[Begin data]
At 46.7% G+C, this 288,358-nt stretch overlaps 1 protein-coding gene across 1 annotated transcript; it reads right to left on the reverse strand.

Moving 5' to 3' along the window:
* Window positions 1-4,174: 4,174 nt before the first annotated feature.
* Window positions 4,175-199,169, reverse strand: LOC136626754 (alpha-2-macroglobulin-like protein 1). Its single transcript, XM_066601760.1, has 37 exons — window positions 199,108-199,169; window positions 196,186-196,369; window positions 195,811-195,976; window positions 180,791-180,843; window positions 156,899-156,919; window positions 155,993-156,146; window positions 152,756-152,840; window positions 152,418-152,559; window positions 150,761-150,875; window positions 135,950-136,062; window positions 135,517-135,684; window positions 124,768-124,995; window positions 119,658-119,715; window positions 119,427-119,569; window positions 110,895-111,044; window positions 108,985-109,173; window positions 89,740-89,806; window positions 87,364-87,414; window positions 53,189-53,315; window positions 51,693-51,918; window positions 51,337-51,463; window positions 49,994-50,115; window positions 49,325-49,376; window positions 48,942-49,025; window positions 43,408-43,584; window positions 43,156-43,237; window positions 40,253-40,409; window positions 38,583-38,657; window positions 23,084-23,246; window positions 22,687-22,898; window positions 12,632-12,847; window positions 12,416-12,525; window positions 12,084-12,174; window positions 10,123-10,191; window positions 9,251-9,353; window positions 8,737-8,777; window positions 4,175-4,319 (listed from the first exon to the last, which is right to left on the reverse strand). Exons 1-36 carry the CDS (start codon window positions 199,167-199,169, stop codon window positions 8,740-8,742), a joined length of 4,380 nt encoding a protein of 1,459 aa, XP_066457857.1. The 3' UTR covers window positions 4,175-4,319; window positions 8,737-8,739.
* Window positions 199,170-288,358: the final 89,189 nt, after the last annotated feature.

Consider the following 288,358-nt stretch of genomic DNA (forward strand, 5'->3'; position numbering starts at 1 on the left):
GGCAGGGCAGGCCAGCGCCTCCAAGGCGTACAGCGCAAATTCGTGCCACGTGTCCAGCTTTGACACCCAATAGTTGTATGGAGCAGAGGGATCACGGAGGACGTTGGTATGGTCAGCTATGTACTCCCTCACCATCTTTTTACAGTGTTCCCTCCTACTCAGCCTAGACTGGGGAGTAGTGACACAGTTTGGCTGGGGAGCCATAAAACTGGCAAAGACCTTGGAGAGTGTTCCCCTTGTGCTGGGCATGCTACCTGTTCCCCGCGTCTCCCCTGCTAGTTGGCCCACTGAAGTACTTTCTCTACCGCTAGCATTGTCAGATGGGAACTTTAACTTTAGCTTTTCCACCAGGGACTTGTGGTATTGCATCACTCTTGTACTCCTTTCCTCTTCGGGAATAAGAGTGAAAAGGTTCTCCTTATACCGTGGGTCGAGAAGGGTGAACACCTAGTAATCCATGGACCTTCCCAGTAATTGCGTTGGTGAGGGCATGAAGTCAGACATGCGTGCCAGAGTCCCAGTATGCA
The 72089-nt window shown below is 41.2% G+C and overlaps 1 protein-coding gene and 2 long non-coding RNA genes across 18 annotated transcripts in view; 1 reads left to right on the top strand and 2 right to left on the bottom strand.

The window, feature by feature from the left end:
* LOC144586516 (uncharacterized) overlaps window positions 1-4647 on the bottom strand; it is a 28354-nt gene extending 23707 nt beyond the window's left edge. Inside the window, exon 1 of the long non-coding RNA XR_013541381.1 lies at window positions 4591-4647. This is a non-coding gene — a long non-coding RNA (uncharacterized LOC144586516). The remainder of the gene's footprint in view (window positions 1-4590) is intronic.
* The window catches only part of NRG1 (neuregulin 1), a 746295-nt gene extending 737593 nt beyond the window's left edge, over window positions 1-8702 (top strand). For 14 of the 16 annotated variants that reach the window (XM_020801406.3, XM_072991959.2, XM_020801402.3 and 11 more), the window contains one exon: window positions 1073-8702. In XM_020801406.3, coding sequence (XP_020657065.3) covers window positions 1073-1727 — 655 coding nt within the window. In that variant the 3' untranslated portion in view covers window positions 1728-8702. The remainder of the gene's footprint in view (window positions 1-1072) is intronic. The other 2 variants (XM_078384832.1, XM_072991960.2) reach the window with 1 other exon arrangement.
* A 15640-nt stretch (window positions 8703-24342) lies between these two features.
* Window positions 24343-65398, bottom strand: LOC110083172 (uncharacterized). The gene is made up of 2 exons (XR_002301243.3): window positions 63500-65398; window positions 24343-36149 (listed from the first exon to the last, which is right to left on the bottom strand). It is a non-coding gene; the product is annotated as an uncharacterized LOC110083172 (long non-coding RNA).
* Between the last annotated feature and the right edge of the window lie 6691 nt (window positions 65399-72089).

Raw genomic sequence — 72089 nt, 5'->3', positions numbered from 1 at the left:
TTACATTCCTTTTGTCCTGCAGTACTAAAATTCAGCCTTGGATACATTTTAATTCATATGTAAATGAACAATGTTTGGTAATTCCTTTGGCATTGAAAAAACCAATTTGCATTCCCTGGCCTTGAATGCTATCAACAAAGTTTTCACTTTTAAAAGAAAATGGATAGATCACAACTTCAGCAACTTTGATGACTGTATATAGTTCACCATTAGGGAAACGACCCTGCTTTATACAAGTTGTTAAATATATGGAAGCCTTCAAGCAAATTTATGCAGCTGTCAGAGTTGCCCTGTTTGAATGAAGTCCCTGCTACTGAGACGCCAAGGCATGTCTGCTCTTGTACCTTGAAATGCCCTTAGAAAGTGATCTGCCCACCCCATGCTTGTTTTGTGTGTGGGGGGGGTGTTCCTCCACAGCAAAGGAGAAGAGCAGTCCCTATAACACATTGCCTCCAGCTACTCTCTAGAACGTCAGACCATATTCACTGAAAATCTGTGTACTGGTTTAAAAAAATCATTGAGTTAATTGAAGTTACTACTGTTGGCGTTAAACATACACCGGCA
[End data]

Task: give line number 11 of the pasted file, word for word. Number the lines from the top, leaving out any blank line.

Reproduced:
* The window catches only part of NRG1 (neuregulin 1), a 746295-nt gene extending 737593 nt beyond the window's left edge, over window positions 1-8702 (top strand). For 14 of the 16 annotated variants that reach the window (XM_020801406.3, XM_072991959.2, XM_020801402.3 and 11 more), the window contains one exon: window positions 1073-8702. In XM_020801406.3, coding sequence (XP_020657065.3) covers window positions 1073-1727 — 655 coding nt within the window. In that variant the 3' untranslated portion in view covers window positions 1728-8702. The remainder of the gene's footprint in view (window positions 1-1072) is intronic. The other 2 variants (XM_078384832.1, XM_072991960.2) reach the window with 1 other exon arrangement.